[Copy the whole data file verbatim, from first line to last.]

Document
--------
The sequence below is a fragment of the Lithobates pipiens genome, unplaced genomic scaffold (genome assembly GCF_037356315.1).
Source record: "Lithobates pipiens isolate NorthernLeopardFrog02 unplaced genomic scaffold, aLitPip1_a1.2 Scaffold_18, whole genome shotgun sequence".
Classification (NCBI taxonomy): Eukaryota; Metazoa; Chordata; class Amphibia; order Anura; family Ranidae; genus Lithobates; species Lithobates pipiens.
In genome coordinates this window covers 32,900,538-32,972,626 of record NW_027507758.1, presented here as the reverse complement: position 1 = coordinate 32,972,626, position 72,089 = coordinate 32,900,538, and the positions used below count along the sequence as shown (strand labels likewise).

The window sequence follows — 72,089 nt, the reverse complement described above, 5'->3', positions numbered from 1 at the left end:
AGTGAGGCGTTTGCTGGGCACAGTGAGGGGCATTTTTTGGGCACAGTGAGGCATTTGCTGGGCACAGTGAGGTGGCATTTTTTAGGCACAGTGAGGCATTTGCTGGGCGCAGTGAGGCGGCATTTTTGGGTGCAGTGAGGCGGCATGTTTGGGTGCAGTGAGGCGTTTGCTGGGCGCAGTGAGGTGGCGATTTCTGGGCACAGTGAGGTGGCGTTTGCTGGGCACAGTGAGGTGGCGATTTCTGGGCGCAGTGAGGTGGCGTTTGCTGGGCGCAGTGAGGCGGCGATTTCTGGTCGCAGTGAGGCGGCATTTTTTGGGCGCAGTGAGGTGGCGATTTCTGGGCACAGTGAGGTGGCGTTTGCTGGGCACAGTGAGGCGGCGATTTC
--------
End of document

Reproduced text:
The sequence below is a fragment of the Lithobates pipiens genome, unplaced genomic scaffold (genome assembly GCF_037356315.1).
Source record: "Lithobates pipiens isolate NorthernLeopardFrog02 unplaced genomic scaffold, aLitPip1_a1.2 Scaffold_18, whole genome shotgun sequence".
Classification (NCBI taxonomy): Eukaryota; Metazoa; Chordata; class Amphibia; order Anura; family Ranidae; genus Lithobates; species Lithobates pipiens.
In genome coordinates this window covers 32,900,538-32,972,626 of record NW_027507758.1, presented here as the reverse complement: position 1 = coordinate 32,972,626, position 72,089 = coordinate 32,900,538, and the positions used below count along the sequence as shown (strand labels likewise).

The window sequence follows — 72,089 nt, the reverse complement described above, 5'->3', positions numbered from 1 at the left end:
AGTGAGGCGTTTGCTGGGCACAGTGAGGGGCATTTTTTGGGCACAGTGAGGCATTTGCTGGGCACAGTGAGGTGGCATTTTTTAGGCACAGTGAGGCATTTGCTGGGCGCAGTGAGGCGGCATTTTTGGGTGCAGTGAGGCGGCATGTTTGGGTGCAGTGAGGCGTTTGCTGGGCGCAGTGAGGTGGCGATTTCTGGGCACAGTGAGGTGGCGTTTGCTGGGCACAGTGAGGTGGCGATTTCTGGGCGCAGTGAGGTGGCGTTTGCTGGGCGCAGTGAGGCGGCGATTTCTGGTCGCAGTGAGGCGGCATTTTTTGGGCGCAGTGAGGTGGCGATTTCTGGGCACAGTGAGGTGGCGTTTGCTGGGCACAGTGAGGCGGCGATTTC